Tearing down the tracks | Business| Economy and finance news from a German perspective | DW | 27.01.2002
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Tearing down the tracks

An old giant of east German heavy industry, the Ammendorf railway carriage works, has made a bold, brave bid to survive. Yet it struggles.


For Ammendorf, there may be more switches ahead, in business strategy

If state intervention does not work, the great railway carriage works at Ammendorf, near Halle, may close down for good.

But if it does, the carriage works and its employees will not be just some more predictable victims of the slow-going economic transition in eastern Germany. Ammendorf is an unusual case.

So the fight to keep it on track is drawing support from the federal government, as Chancellor Gerhard Schröder’s cabinet has reportedly leaned on the German railways, Deutsche Bahn, to place new orders that will likely benefit Ammendorf.

The railways have announced plans to invest €10 billion ($8.8 billion) in their rolling stock through 2006.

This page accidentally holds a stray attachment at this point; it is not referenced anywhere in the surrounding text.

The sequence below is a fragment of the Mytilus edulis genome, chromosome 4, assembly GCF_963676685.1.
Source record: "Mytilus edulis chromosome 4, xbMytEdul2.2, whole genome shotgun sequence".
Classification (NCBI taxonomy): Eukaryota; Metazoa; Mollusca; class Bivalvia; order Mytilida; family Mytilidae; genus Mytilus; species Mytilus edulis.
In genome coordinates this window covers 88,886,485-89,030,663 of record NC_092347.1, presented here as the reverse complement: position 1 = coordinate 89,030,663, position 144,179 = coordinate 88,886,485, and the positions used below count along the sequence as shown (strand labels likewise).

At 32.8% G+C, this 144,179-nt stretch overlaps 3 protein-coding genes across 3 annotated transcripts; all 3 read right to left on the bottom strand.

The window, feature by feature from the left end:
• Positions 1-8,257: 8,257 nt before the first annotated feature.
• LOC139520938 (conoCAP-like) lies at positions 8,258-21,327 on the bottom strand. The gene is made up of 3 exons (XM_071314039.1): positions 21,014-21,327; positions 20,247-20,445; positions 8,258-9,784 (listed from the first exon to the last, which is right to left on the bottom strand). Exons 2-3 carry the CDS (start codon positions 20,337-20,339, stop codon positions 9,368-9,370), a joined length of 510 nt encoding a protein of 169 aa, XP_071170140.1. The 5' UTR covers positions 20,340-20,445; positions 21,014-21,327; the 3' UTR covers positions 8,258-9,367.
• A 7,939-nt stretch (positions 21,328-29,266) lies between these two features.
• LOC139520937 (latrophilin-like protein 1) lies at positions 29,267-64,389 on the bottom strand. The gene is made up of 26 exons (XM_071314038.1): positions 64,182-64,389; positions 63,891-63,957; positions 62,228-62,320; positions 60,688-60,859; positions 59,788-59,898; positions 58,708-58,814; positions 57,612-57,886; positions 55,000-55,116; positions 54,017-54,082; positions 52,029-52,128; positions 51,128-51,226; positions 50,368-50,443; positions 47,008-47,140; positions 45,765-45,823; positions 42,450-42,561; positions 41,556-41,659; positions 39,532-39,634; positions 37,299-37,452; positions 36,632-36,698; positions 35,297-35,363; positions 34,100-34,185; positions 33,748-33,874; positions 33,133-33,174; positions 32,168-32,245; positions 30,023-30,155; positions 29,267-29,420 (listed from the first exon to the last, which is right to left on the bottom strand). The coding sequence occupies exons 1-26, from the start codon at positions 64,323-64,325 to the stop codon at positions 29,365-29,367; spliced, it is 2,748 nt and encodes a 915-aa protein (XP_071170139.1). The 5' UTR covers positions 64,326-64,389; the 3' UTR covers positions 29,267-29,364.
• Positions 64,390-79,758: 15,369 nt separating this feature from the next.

Though the reports of federal pressure were denied by Deutsche Bahn, the timing of the plan is exceptional.

Ammendorf’s Canadian owner, Bombardier Transportation, was threatening to close down the carriage works before the news came in. But a survival strategy is now in the works, with the state government of Saxony-Anhalt pledging to support Bombardier in property purchases associated with the Ammendorf works.

Staying alive

Were the carriage works to shut down, it would be a spectacular failure, since efforts to boost Ammendorf’s competitiveness have been expensive and long-running.

In post-socialist Saxony-Anhalt, where unemployment hovers around 19 percent, the plant has been an unusual success story.

Much of the heavy industry that flourished under Communist rule failed after 1989, deemed too ungainly to reform by potential investors. Not Ammendorf.

The carriage works made all the major changes an aggressive business consultant could have dreamt up – technical modernisation to the tune of 100 million marks, plus gradual redundancies to shrink the workforce from 1989’s level of 5,000 employees to 850 now.

Then, to top it off, finally privatisation into the hands of Bombardier, a Canadian giant in the international rail manufacturing industry.

Trickiest of all, Ammendorf, once dependent on orders from the Soviet Union – to which it sold 30,000 carriages before the collapse of the Communist block’s COMECON trading community – diversified its export markets, finding new buyers from both western and eastern Europe.

Yet it has barely survived its latest dip in business. Bombardier officially announced that Ammendorf would close, until outside forces intervened, apparently giving it a new lease on life.

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